Toronto Film Review: ‘Denial’

Laurie Sparham / Bleecker Street

Rachel Weisz is a historian sued for libel by a British Holocaust denier in a courtroom film too muddled to bring its issues to life.

The best courtroom dramas are riveting intellectual thrillers. They’re about legal and moral puzzles heroically assembled, piece by piece, in a flow of interlocking information. That’s true of such classic films as “12 Angry Men,” “Anatomy of a Murder,” or “The Verdict,” and it was true of last year’s superb “Woman in Gold,” in which Helen Mirren played a Jewish refugee who fought, in the courts of Austria and the U.S., to reclaim a legendary Klimt painting stolen from her family 60 years before by the Nazis.

Considering that legacy, “Denial,” a drama based on recent Holocaust history — or, in fact, on the denial of it — would seem to have the makings of a terrific movie. It’s about the British libel suit that was brought, in 1996, against Deborah Lipstadt and her publisher, Penguin Books, by David Irving, the British historian who Lipstadt accused of being a Holocaust denier. Outside of the context of a London courtroom, there was little ambiguity about Irving’s writings and speeches: He was — and remains — a Holocaust denier. One who’s proudly invested in his beliefs and makes no attempt to hide them. He claims that there were never gas chambers at Auschwitz. He claims (for a while, he soft-pedaled this) that Hitler had no plans to decimate European Jewry. He claims that photographs of Holocaust victims taken by Allied soldiers in 1945 only prove that those soldiers, and not the Germans, were responsible for the killings.

If you look up almost any video on YouTube of David Irving spouting his poison (there are lots of them), you can feel like you’re watching the hate version of a man claiming that the Earth is flat. Essentially, Irving is a conspiracy theorist. (If you deny the Holocaust, you’re saying that a lot of people have banded together to tell a very big lie.) In “Denial,” when Lipstadt (Rachel Weisz), a 49-year-old history professor at Emory University in Atlanta, first hears that she’s being sued, she’s upset, but also incredulous. In America, the ultimate defense against libel is the truth, and the truth she most definitely has on her side. Irving, who drives a Rolls and has gotten wealthy off his books (no one ever said that Holocaust denial is unprofitable), is played by Timothy Spall with the grin of a mad duke and a demagogic bluster that makes him at once friendly and impervious.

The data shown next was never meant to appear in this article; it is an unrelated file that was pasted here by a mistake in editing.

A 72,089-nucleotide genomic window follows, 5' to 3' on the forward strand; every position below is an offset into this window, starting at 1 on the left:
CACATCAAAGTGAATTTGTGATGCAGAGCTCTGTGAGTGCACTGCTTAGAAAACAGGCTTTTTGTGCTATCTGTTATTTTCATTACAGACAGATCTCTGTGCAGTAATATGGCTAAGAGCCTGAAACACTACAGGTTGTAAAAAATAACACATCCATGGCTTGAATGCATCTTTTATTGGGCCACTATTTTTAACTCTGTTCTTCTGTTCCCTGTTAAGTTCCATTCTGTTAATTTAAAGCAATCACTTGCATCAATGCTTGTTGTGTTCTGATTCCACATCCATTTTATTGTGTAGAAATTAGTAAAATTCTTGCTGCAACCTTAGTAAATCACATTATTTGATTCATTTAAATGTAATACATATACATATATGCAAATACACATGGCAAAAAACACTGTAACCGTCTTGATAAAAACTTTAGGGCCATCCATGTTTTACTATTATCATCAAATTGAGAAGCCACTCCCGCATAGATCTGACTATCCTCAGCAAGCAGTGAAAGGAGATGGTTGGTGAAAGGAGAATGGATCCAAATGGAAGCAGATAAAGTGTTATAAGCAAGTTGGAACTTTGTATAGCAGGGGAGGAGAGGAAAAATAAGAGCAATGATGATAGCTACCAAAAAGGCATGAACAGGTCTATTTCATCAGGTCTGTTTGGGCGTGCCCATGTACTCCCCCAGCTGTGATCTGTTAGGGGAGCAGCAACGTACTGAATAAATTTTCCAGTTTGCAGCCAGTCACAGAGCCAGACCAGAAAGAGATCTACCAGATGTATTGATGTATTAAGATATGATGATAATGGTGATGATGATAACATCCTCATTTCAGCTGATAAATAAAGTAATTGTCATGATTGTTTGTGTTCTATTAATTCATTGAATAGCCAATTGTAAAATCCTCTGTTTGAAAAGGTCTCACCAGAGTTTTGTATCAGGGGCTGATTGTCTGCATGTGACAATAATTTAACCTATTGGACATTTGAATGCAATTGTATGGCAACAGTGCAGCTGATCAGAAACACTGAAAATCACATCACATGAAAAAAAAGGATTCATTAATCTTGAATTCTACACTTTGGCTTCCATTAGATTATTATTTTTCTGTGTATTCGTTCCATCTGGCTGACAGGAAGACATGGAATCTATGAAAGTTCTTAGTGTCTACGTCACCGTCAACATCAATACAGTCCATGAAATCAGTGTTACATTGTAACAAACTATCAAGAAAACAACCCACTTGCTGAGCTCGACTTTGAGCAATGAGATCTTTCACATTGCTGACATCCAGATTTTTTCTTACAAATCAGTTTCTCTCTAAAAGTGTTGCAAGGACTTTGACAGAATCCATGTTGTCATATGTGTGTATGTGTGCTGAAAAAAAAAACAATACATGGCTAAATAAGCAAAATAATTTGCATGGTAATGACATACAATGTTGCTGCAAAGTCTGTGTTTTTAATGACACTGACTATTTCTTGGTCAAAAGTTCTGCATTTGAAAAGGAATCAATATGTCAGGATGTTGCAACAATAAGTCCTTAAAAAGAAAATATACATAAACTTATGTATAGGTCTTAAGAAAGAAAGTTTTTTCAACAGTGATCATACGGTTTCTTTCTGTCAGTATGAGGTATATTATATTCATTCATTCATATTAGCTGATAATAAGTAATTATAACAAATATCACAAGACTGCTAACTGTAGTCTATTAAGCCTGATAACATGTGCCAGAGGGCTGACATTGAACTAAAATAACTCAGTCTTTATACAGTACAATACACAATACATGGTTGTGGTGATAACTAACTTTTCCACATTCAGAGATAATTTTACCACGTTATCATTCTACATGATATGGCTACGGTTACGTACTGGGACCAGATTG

As it turns out, the rules of legal engagement are a lot different in England. In a British libel suit, the burden of proof is on the defendant. Lipstadt must demonstrate that what she wrote about Irving in her 1993 book, “Denying the Holocaust,” is valid. In an age where facts have been reduced to data, and where what was once called “reality” now competes with different versions of reality (i.e., in the age of Donald Trump), this would seem to set the stage for an invigorating drama about truth, the Holocaust, and the solemn potency of the law. But for all the powerful relevance of its subject, “Denial,” directed by Mick Jackson from a script by David Hare, never finds its grip. It’s a curiously awkward and slipshod movie that winds up being about nothing so much as the perverse, confounding eccentricities of the British legal system.

Rachel Weisz, who can be a great actress, plays Lipstadt in reddish-orange curls that hang down on either side of her face like a tent, and she speaks in a flat blaring Queens accent that, when you first hear it, sounds authentic enough, but her tone of voice never varies. Her performance rarely shakes off the quality of being an acting exercise. Early on, Lipstadt stands in front of a class and asks her students how, exactly, they can be so sure that the Holocaust happened. A young woman replies “Photographic evidence,” and drifting back to the horrifying footage of the death camps, you think, “Yes, good answer.” But then Lipstadt makes a fascinating point. She says that there exists not one photograph of a Holocaust victim inside a gas chamber — and that’s because the Nazis didn’t allow any such images to be taken. That chilling fact, planted early in the movie, sets up a suspenseful question, one that will theoretically rule the courtroom drama to come: How do you prove that the Holocaust happened?

The obvious answer should be: You do it by presenting the inexorably vast historical record — the Nazi orders and concentration-camp files and train schedules and testimony of witnesses, from the German guards to the Sonderkommandos to the survivors. Lipstadt arrives in London, where she meets Anthony Julius (Andrew Scott), the British solicitor she has hired to run her legal defense. He’s a defamation expert who also happened to win Princess Diana her divorce, and he insists on some peculiar parameters.

He refuses to put any Holocaust survivors on the stand, because he says that they’ll be “humiliated” — and the first sign that the movie is heading off the tracks is that Hare’s script barely clarifies what that means. Is Julius worried about the well-being of the witnesses? (He needn’t be.) Or is he worried that their testimony won’t play? (Why wouldn’t it?) He then tells Lipstadt that she can’t testify either. This seems bizarre, and not just because she’s under attack. The full title of her book is “Denying the Holocaust: The Growing Assault on Truth and Memory,” and she could testify — precisely, definitively — about all the things that David Irving has falsified. The bare bones of this situation are accurate (in the trial, neither Lipstadt nor any survivors testified). But the way that it’s explained — badly — almost makes it seem as if Lipstadt’s lawyer, too, wants to engage in a genteel form of Holocaust denial.

The team’s key courtroom player is Richard Rampton (Tom Wilkinson), a dour Scottish libel lawyer, and the second sign that the film is going off the tracks is the scene in which he and Lipstadt visit Auschwitz, scouting it for “evidence.” The camp itself, with its barb wire and chimney and iconic train tracks, is a looming monument of horror, but even as they’re standing on the collapsed roof of the former gas chamber, it should be clear to anyone that nothing in the 50-year-old remains of Auschwitz can prove that the Holocaust happened. How could it? It’s a bunch of old buildings, and the Nazis detonated the crematorium before the end of the war. Yet the way “Denial” treats the physical fact of Auschwitz as if it could prove something  — the way it merges the evidentiary and the mythic — indicates that the film’s basic dramatic sense isn’t all there.